The Syrian Foreign Ministry said the nation’s chemical weapons are secure and won’t be used against insurgents, as U.S. President Barack Obama warned Syrian officials they “will be held accountable” if those weapons are unleashed.
Chemical weapons “would never be used against civilians or against the Syrian people during this crisis,” ministry spokesman Jihad Makdissi said at a Damascus press conference shown on state-run television.
“All the stocks of these weapons that the Syrian Arab Republic possesses are monitored and guarded by the Syrian Army,” he said, presenting part of his remarks in English. “These weapons are meant to be used only and strictly in the event of external aggression” against Syria, he said.
The comment left uncertain whether Makdissi was issuing a warning against foreign support for opposition fighters, who the regime headed by President Bashar al-Assad already characterize as foreign-backed terrorists. Further clouding the issue, the Foreign Ministry tried to roll back Makdissi’s comments with a subsequent written statement saying he was deliberately misinterpreted as confirming for the first time that Syria holds chemical weapons.
“The goal of the statement and the press conference wasn’t to declare but rather to respond to a methodical media campaign targeting Syria to prepare world public opinion for the possibility of military intervention under the false premise of weapons of mass destruction (similar to what happened with Iraq) or the possibility of using such weapons against terrorist groups or civilians, or transporting them to a third party,” the ministry said in its written statement.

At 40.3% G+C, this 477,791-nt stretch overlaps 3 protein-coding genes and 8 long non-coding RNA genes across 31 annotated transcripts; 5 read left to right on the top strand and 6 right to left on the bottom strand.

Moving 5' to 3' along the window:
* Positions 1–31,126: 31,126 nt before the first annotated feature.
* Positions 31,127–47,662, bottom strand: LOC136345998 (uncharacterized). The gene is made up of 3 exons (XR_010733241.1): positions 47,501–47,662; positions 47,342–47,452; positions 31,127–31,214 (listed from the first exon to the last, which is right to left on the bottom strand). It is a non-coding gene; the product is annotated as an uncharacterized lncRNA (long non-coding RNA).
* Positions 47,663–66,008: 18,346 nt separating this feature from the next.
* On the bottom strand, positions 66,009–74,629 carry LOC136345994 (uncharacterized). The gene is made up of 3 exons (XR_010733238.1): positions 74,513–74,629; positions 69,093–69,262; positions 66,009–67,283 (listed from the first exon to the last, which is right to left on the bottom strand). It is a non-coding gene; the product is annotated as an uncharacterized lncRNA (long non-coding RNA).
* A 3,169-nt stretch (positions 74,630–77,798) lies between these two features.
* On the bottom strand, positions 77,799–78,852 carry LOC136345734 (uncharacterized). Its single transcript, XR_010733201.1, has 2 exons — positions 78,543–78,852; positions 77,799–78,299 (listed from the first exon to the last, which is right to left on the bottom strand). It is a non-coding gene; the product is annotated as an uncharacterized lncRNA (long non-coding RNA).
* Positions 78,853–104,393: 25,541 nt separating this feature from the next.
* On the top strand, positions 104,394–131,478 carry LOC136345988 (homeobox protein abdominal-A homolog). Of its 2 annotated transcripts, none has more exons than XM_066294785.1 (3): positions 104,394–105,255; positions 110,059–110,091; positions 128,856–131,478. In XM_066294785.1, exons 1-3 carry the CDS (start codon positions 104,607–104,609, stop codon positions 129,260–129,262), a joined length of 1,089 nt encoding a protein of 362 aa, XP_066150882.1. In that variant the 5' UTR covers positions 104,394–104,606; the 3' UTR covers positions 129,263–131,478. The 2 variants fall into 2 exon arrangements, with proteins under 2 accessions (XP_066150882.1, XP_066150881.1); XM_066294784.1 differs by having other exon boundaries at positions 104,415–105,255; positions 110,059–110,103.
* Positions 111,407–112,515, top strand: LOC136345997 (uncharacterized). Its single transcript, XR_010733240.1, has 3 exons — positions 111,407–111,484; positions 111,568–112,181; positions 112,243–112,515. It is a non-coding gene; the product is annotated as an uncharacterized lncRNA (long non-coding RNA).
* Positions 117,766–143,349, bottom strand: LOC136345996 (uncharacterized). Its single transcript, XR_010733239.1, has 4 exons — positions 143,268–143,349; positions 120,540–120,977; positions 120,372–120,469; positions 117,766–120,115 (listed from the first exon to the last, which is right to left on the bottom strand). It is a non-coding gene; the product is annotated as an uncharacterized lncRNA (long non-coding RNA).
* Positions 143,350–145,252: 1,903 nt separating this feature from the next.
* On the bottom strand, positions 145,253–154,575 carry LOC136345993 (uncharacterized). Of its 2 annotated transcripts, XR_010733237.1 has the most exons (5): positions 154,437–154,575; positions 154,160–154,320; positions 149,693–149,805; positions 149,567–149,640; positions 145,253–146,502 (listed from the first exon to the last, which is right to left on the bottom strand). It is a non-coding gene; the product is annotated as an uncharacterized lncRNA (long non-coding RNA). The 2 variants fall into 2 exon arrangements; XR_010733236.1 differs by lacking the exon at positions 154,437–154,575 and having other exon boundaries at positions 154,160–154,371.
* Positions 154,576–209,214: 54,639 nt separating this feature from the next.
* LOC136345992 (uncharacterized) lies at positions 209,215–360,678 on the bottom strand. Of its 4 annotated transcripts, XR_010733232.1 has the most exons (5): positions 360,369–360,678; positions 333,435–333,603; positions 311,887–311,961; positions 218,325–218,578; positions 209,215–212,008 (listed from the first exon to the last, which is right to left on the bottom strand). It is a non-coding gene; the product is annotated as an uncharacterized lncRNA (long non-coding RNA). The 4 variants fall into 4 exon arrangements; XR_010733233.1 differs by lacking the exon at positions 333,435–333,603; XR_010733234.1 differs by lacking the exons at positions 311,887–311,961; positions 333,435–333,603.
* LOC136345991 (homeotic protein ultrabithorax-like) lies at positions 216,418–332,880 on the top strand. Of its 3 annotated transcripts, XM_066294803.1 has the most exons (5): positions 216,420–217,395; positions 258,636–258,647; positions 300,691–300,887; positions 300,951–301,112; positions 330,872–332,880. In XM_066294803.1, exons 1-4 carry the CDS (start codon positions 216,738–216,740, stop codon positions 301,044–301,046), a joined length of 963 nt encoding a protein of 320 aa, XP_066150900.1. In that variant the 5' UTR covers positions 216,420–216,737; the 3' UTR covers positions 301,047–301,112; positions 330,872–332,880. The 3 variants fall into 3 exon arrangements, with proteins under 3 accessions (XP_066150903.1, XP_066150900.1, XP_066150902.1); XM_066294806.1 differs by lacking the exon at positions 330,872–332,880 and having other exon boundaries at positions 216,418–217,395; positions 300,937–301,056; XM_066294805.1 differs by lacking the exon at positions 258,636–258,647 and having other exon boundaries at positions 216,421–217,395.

Obama, addressing the Veterans of Foreign Wars in Reno, Nevada, later in the day said the U.S. and other nations are monitoring how Syria handles its unconventional weapons.
“Given the regime’s stockpiles of chemical weapons, we will continue to make it clear to Assad and those around him that the world is watching, and that they will be held accountable by the international community and the United States should they make the tragic mistake of using those weapons,” he said.
Salman Shaikh, the director of the Brookings Institution’s Doha Center in Qatar, said Makdissi’s remarks were an acknowledgment that Syria has unconventional weapons.
“It’s an admission that’s been made a necessity by them trying to reassure the Americans and the Israelis,” Shaikh said in an interview from Doha. “They may have calculated that it would take a little bit of the heat off them.”
The U.S. and Israel have led the charge among countries expressing concern about what will happen to Syria’s long- suspected arsenal of chemical weapons as the violence escalates.
Israeli Prime Minister Benjamin Netanyahu said July 22 that he is concerned that Hezbollah or other groups could gain control of chemical weapons, rockets and missiles if Assad’s government collapses, adding that he didn’t rule out Israeli action in such a case.